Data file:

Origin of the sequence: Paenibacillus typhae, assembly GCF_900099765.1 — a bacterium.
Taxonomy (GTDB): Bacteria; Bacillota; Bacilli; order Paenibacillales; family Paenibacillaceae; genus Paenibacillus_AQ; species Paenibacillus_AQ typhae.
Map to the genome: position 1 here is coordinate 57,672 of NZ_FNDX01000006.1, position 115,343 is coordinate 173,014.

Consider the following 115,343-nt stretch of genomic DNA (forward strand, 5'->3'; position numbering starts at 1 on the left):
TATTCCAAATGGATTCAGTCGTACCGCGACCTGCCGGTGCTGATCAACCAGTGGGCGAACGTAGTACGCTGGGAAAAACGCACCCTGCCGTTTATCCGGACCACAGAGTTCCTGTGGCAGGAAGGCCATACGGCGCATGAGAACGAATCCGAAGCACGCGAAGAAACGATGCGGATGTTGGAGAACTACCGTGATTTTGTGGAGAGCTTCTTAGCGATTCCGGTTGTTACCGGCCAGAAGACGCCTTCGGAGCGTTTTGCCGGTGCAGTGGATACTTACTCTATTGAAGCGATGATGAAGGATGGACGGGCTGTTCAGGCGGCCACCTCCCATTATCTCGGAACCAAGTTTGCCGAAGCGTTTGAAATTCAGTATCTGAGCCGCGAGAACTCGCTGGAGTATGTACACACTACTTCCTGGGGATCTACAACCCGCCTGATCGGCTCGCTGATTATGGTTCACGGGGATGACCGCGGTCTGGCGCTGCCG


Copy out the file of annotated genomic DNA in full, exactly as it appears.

Origin of the sequence: Paenibacillus typhae, assembly GCF_900099765.1 — a bacterium.
Taxonomy (GTDB): Bacteria; Bacillota; Bacilli; order Paenibacillales; family Paenibacillaceae; genus Paenibacillus_AQ; species Paenibacillus_AQ typhae.
Map to the genome: position 1 here is coordinate 57,672 of NZ_FNDX01000006.1, position 115,343 is coordinate 173,014.

Consider the following 115,343-nt stretch of genomic DNA (forward strand, 5'->3'; position numbering starts at 1 on the left):
TATTCCAAATGGATTCAGTCGTACCGCGACCTGCCGGTGCTGATCAACCAGTGGGCGAACGTAGTACGCTGGGAAAAACGCACCCTGCCGTTTATCCGGACCACAGAGTTCCTGTGGCAGGAAGGCCATACGGCGCATGAGAACGAATCCGAAGCACGCGAAGAAACGATGCGGATGTTGGAGAACTACCGTGATTTTGTGGAGAGCTTCTTAGCGATTCCGGTTGTTACCGGCCAGAAGACGCCTTCGGAGCGTTTTGCCGGTGCAGTGGATACTTACTCTATTGAAGCGATGATGAAGGATGGACGGGCTGTTCAGGCGGCCACCTCCCATTATCTCGGAACCAAGTTTGCCGAAGCGTTTGAAATTCAGTATCTGAGCCGCGAGAACTCGCTGGAGTATGTACACACTACTTCCTGGGGATCTACAACCCGCCTGATCGGCTCGCTGATTATGGTTCACGGGGATGACCGCGGTCTGGCGCTGCCG